All posts by Janet Hodgkins

I am the descendant of six War of 1812 veterans. There are two sets of father and son. They are my fourth great-grandfather, Aaron Doan, UEL, 1756-1844; his son Levi Doan, 1791-1884 who was my third great-grandfather; and Isaac Hodgkins, 1753-1812 who was my third great-grandfather, and his son Isaac Hodgkins, Jr, 1795-1867 who was my second great-grandfather. My other two ancestors are Ira Bearss, 1787-1874 and Zachariah Hainer, UEL, 1761-1813. Both are fourth great-grandfathers. All had moved from the United States after the American Revolution. All settled in the Niagara Peninsula.

Ira Bearss
3rd Regiment Lincoln Militia

A Quaker in the militia?  Pacificism is one of the basic tenets of the Quakers.  Moreover, during the War of 1812 Quakers, Mennonites and Tunkers could be exempt from the usually compulsory military duty thanks to Sir John Graves Simcoe and the Militia Act of 1808.  Yet Ira Bearss, 1789-1874, a Quaker, served with the 3rd Regiment Lincoln Militia during the War of 1812.   Ira’s brother Daniel Bearss, 1788-1850, served in the same regiment as did a third brother,  Josiah Bearss, 1791-1879.  Josiah’s grave in Zion Cemetery, Ridgeway, Ontario, has already been commemorated with a War of 1812 veterans marker.

Continue reading Ira Bearss
3rd Regiment Lincoln Militia

Zachariah Hainer UE
1st Regiment Lincoln Militia

In 1812 Zachariah Hainer joined the 1st Regiment Lincoln Militia.  At age fifty-one, he was a seasoned soldier, a veteran of the American Revolution, one of Butler’s Rangers.  His second military experience, in the War of 1812, was much shorter than his first fight.  On 24 Oct 1812, Zachariah Hainer was “declared unfit for service” and entered on the Pension  List.  By December he was very ill.  On 2 Feb 1813,  Zachariah Hainer died of disease.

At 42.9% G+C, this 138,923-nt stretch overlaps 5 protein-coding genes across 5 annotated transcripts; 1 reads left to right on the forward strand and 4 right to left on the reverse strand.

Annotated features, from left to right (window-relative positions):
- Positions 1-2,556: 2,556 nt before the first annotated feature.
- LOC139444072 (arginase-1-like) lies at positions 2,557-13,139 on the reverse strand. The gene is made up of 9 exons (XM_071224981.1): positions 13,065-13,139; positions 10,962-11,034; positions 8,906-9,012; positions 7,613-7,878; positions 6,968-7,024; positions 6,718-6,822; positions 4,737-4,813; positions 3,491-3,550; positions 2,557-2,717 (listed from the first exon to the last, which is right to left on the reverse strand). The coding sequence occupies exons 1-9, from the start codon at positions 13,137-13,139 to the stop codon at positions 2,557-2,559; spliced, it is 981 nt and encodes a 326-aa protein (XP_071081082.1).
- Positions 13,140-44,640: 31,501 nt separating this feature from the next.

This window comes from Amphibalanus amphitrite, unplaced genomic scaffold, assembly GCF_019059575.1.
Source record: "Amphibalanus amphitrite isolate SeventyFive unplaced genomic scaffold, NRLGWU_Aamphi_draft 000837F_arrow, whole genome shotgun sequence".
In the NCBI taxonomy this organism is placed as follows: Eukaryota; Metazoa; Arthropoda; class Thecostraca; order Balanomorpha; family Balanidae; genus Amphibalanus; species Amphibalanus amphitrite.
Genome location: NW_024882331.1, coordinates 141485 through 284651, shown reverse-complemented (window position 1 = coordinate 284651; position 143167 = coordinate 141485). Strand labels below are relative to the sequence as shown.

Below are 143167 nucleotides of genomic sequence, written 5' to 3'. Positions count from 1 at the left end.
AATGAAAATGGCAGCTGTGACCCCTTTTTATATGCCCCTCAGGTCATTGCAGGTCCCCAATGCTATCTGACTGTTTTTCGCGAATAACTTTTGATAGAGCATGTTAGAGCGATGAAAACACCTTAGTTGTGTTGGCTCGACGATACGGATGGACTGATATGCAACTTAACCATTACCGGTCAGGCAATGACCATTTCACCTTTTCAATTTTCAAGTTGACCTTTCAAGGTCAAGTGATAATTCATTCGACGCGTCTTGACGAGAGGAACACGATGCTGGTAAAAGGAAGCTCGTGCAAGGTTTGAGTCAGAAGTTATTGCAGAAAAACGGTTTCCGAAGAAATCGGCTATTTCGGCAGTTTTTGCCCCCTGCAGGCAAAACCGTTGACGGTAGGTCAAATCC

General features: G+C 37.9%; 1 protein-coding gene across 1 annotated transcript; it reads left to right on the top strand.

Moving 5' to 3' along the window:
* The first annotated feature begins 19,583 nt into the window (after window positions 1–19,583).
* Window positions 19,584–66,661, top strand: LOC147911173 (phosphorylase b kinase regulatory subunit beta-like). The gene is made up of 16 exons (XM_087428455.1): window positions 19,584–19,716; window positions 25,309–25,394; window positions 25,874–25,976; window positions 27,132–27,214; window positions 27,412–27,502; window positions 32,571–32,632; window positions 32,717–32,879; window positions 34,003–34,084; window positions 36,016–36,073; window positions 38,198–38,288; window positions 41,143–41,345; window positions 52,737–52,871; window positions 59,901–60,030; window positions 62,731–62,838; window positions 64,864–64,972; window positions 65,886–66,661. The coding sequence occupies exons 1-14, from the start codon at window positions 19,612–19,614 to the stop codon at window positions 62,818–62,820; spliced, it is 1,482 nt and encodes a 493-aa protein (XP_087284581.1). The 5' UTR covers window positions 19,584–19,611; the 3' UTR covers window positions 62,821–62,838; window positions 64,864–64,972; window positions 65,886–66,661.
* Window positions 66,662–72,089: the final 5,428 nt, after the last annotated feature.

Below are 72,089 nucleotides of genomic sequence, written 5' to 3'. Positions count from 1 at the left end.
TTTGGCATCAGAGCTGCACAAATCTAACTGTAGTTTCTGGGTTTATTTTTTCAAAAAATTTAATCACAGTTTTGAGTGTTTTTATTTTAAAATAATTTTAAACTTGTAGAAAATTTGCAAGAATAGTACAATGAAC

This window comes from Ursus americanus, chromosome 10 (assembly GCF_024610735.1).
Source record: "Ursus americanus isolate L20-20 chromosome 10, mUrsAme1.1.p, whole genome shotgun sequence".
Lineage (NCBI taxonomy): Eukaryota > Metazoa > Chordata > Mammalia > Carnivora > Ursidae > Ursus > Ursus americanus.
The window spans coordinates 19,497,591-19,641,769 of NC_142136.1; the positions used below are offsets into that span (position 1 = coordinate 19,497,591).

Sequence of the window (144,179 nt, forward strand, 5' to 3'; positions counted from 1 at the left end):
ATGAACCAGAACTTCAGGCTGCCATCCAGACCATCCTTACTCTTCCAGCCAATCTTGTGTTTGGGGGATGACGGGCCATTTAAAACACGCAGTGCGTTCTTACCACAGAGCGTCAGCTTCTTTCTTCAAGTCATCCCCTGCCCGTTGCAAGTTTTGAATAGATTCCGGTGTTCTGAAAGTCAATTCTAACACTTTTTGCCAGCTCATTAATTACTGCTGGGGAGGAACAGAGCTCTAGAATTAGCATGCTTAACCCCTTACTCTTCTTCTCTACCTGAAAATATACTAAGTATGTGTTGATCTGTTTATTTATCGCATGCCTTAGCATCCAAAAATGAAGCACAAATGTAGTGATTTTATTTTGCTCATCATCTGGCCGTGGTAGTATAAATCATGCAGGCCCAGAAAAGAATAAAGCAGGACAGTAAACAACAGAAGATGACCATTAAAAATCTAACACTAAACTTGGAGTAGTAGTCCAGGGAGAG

Zachariah Hainer was born on 22 Jul 1761 in Rhinebeck, New York at Livingstone Manor.  The Hainer (or Haner or Heiner or Hoener) family had been living here ever since they left the Palatine area of Germany in 1710.  Zachariah was a third generation North  American.  When some of the American colonists rebelled against Britain, he remained loyal.  At age nineteen, he was one of Butler’s Rangers, serving in Captain O’Hare’s Company as a sergeant.

When the Revolution ended, Zachariah emigrated to the Niagara Peninsula, as did so many of Butler’s Rangers.  As a reward for his loyal service, he was granted , in 1796, three hundred acres of land in Wainfleet Township, parts of Lot 6 & 7 Conc 6 & 7 (UCLP H1/18).  He did not settle on his Wainfleet property.  He chose instead to live in Grantham,  now part of St. Catharines.

On 19 Mar 1796 or 1797 (accounts vary) Zachariah married Sophia, neé Brown or Braun, widow of Jacob Lutz.  She had a daughter, Magdalena, from her first marriage.  It may have been a second marriage for Zachariah as well.  Together Zachariah and Sophia had these children:

  • Eve Hainer, 1797-
  • Catherine Hainer, 1799-
  • John Brown Hainer, 1802-1884
  • James Hainer, 1806-1870
  • Mary Ann  Hainer, 1810-1877

When war was declared in June of 1812, Zachariah’s youngest child was not yet two years old.  After his death, Zachariah’s widow Sophia made a claim for losses suffered during the War “taken month December 1813 during War — oats, hay, blankets and nails.” (NAC MfmT1128)

The burial place of Zachariah Hainer is unknown.  He probably lies somewhere in Grantham Township where he lived.  Years later his widow moved to Esquesing Township where she died in 1845 and is buried in Limehouse Cemetery.  Although it is very unlikely that he is buried with her,  her headstone remembers him in the wording,

“Sophia Hainer  wife of Zachariah Hainer”